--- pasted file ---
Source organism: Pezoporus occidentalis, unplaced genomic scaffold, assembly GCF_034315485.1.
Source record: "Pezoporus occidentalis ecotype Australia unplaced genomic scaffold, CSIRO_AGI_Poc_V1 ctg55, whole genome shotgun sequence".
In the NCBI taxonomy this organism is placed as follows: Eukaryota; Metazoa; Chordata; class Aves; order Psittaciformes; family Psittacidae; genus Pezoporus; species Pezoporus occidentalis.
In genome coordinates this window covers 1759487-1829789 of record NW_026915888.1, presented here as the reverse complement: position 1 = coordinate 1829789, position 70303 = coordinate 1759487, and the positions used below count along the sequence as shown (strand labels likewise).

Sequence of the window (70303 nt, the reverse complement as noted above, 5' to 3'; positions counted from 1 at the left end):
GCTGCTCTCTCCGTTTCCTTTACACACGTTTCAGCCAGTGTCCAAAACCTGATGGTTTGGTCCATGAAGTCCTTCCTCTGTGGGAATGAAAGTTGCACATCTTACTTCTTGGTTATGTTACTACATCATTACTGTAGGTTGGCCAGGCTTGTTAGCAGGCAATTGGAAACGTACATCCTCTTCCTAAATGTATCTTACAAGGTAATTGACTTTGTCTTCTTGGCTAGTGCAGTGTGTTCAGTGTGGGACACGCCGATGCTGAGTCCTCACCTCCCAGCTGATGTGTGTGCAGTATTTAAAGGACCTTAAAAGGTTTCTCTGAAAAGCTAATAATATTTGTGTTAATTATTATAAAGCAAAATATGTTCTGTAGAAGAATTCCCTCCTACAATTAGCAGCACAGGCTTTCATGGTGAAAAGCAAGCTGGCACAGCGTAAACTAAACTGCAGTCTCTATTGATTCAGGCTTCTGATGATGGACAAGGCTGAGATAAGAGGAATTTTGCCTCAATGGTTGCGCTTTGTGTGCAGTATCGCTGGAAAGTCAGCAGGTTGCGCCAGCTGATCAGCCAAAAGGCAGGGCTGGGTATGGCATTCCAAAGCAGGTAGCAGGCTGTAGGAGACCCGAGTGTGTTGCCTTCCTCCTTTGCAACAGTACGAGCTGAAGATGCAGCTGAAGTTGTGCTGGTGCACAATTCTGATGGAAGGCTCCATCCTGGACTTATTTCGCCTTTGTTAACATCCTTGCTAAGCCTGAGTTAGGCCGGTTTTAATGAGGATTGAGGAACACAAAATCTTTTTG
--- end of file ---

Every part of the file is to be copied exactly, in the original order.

Source organism: Pezoporus occidentalis, unplaced genomic scaffold, assembly GCF_034315485.1.
Source record: "Pezoporus occidentalis ecotype Australia unplaced genomic scaffold, CSIRO_AGI_Poc_V1 ctg55, whole genome shotgun sequence".
In the NCBI taxonomy this organism is placed as follows: Eukaryota; Metazoa; Chordata; class Aves; order Psittaciformes; family Psittacidae; genus Pezoporus; species Pezoporus occidentalis.
In genome coordinates this window covers 1759487-1829789 of record NW_026915888.1, presented here as the reverse complement: position 1 = coordinate 1829789, position 70303 = coordinate 1759487, and the positions used below count along the sequence as shown (strand labels likewise).

Sequence of the window (70303 nt, the reverse complement as noted above, 5' to 3'; positions counted from 1 at the left end):
GCTGCTCTCTCCGTTTCCTTTACACACGTTTCAGCCAGTGTCCAAAACCTGATGGTTTGGTCCATGAAGTCCTTCCTCTGTGGGAATGAAAGTTGCACATCTTACTTCTTGGTTATGTTACTACATCATTACTGTAGGTTGGCCAGGCTTGTTAGCAGGCAATTGGAAACGTACATCCTCTTCCTAAATGTATCTTACAAGGTAATTGACTTTGTCTTCTTGGCTAGTGCAGTGTGTTCAGTGTGGGACACGCCGATGCTGAGTCCTCACCTCCCAGCTGATGTGTGTGCAGTATTTAAAGGACCTTAAAAGGTTTCTCTGAAAAGCTAATAATATTTGTGTTAATTATTATAAAGCAAAATATGTTCTGTAGAAGAATTCCCTCCTACAATTAGCAGCACAGGCTTTCATGGTGAAAAGCAAGCTGGCACAGCGTAAACTAAACTGCAGTCTCTATTGATTCAGGCTTCTGATGATGGACAAGGCTGAGATAAGAGGAATTTTGCCTCAATGGTTGCGCTTTGTGTGCAGTATCGCTGGAAAGTCAGCAGGTTGCGCCAGCTGATCAGCCAAAAGGCAGGGCTGGGTATGGCATTCCAAAGCAGGTAGCAGGCTGTAGGAGACCCGAGTGTGTTGCCTTCCTCCTTTGCAACAGTACGAGCTGAAGATGCAGCTGAAGTTGTGCTGGTGCACAATTCTGATGGAAGGCTCCATCCTGGACTTATTTCGCCTTTGTTAACATCCTTGCTAAGCCTGAGTTAGGCCGGTTTTAATGAGGATTGAGGAACACAAAATCTTTTTG